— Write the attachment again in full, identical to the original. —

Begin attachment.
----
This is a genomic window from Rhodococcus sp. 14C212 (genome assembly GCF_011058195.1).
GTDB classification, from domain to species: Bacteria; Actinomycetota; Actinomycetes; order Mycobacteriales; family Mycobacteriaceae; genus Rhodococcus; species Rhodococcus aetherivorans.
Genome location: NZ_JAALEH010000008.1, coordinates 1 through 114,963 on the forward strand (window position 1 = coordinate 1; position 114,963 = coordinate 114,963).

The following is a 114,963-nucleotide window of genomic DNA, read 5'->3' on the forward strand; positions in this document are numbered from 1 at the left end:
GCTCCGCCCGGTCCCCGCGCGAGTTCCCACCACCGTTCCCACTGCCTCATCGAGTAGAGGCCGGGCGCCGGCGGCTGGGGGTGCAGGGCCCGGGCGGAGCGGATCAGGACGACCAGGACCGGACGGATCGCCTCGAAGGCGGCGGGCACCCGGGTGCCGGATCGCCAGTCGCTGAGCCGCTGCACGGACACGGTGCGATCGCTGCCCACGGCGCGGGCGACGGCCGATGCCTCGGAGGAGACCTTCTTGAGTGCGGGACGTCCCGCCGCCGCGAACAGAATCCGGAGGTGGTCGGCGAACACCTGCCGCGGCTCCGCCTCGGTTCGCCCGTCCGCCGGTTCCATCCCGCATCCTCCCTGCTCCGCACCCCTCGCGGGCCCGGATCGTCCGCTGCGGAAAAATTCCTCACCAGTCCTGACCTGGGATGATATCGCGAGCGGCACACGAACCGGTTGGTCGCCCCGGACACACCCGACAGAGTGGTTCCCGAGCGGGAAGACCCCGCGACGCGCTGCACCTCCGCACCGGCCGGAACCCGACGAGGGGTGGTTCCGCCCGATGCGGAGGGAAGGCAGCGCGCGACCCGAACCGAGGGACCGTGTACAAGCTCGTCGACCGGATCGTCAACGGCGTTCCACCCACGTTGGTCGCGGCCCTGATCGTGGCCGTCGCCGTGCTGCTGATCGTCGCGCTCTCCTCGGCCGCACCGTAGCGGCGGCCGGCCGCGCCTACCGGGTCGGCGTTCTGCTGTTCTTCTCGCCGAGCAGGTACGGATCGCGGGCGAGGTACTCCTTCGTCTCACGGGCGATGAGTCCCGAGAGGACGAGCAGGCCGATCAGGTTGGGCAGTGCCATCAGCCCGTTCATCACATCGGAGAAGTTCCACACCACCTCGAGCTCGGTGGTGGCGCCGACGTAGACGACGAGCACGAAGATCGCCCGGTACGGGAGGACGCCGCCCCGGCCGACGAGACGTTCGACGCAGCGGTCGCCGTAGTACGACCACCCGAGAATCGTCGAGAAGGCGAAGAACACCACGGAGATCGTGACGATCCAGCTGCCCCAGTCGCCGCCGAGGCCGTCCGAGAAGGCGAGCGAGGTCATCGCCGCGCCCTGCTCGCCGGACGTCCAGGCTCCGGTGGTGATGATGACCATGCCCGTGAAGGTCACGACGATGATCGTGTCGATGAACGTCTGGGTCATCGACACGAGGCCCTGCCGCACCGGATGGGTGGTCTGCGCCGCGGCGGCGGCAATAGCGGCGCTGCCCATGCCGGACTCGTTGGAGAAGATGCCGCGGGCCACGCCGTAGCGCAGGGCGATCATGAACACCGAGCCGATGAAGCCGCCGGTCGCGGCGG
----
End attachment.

This is a genomic window from Rhodococcus sp. 14C212 (genome assembly GCF_011058195.1).
GTDB classification, from domain to species: Bacteria; Actinomycetota; Actinomycetes; order Mycobacteriales; family Mycobacteriaceae; genus Rhodococcus; species Rhodococcus aetherivorans.
Genome location: NZ_JAALEH010000008.1, coordinates 1 through 114,963 on the forward strand (window position 1 = coordinate 1; position 114,963 = coordinate 114,963).

The following is a 114,963-nucleotide window of genomic DNA, read 5'->3' on the forward strand; positions in this document are numbered from 1 at the left end:
GCTCCGCCCGGTCCCCGCGCGAGTTCCCACCACCGTTCCCACTGCCTCATCGAGTAGAGGCCGGGCGCCGGCGGCTGGGGGTGCAGGGCCCGGGCGGAGCGGATCAGGACGACCAGGACCGGACGGATCGCCTCGAAGGCGGCGGGCACCCGGGTGCCGGATCGCCAGTCGCTGAGCCGCTGCACGGACACGGTGCGATCGCTGCCCACGGCGCGGGCGACGGCCGATGCCTCGGAGGAGACCTTCTTGAGTGCGGGACGTCCCGCCGCCGCGAACAGAATCCGGAGGTGGTCGGCGAACACCTGCCGCGGCTCCGCCTCGGTTCGCCCGTCCGCCGGTTCCATCCCGCATCCTCCCTGCTCCGCACCCCTCGCGGGCCCGGATCGTCCGCTGCGGAAAAATTCCTCACCAGTCCTGACCTGGGATGATATCGCGAGCGGCACACGAACCGGTTGGTCGCCCCGGACACACCCGACAGAGTGGTTCCCGAGCGGGAAGACCCCGCGACGCGCTGCACCTCCGCACCGGCCGGAACCCGACGAGGGGTGGTTCCGCCCGATGCGGAGGGAAGGCAGCGCGCGACCCGAACCGAGGGACCGTGTACAAGCTCGTCGACCGGATCGTCAACGGCGTTCCACCCACGTTGGTCGCGGCCCTGATCGTGGCCGTCGCCGTGCTGCTGATCGTCGCGCTCTCCTCGGCCGCACCGTAGCGGCGGCCGGCCGCGCCTACCGGGTCGGCGTTCTGCTGTTCTTCTCGCCGAGCAGGTACGGATCGCGGGCGAGGTACTCCTTCGTCTCACGGGCGATGAGTCCCGAGAGGACGAGCAGGCCGATCAGGTTGGGCAGTGCCATCAGCCCGTTCATCACATCGGAGAAGTTCCACACCACCTCGAGCTCGGTGGTGGCGCCGACGTAGACGACGAGCACGAAGATCGCCCGGTACGGGAGGACGCCGCCCCGGCCGACGAGACGTTCGACGCAGCGGTCGCCGTAGTACGACCACCCGAGAATCGTCGAGAAGGCGAAGAACACCACGGAGATCGTGACGATCCAGCTGCCCCAGTCGCCGCCGAGGCCGTCCGAGAAGGCGAGCGAGGTCATCGCCGCGCCCTGCTCGCCGGACGTCCAGGCTCCGGTGGTGATGATGACCATGCCCGTGAAGGTCACGACGATGATCGTGTCGATGAACGTCTGGGTCATCGACACGAGGCCCTGCCGCACCGGATGGGTGGTCTGCGCCGCGGCGGCGGCAATAGCGGCGCTGCCCATGCCGGACTCGTTGGAGAAGATGCCGCGGGCCACGCCGTAGCGCAGGGCGATCATGAACACCGAGCCGATGAAGCCGCCGGTCGCGGCGG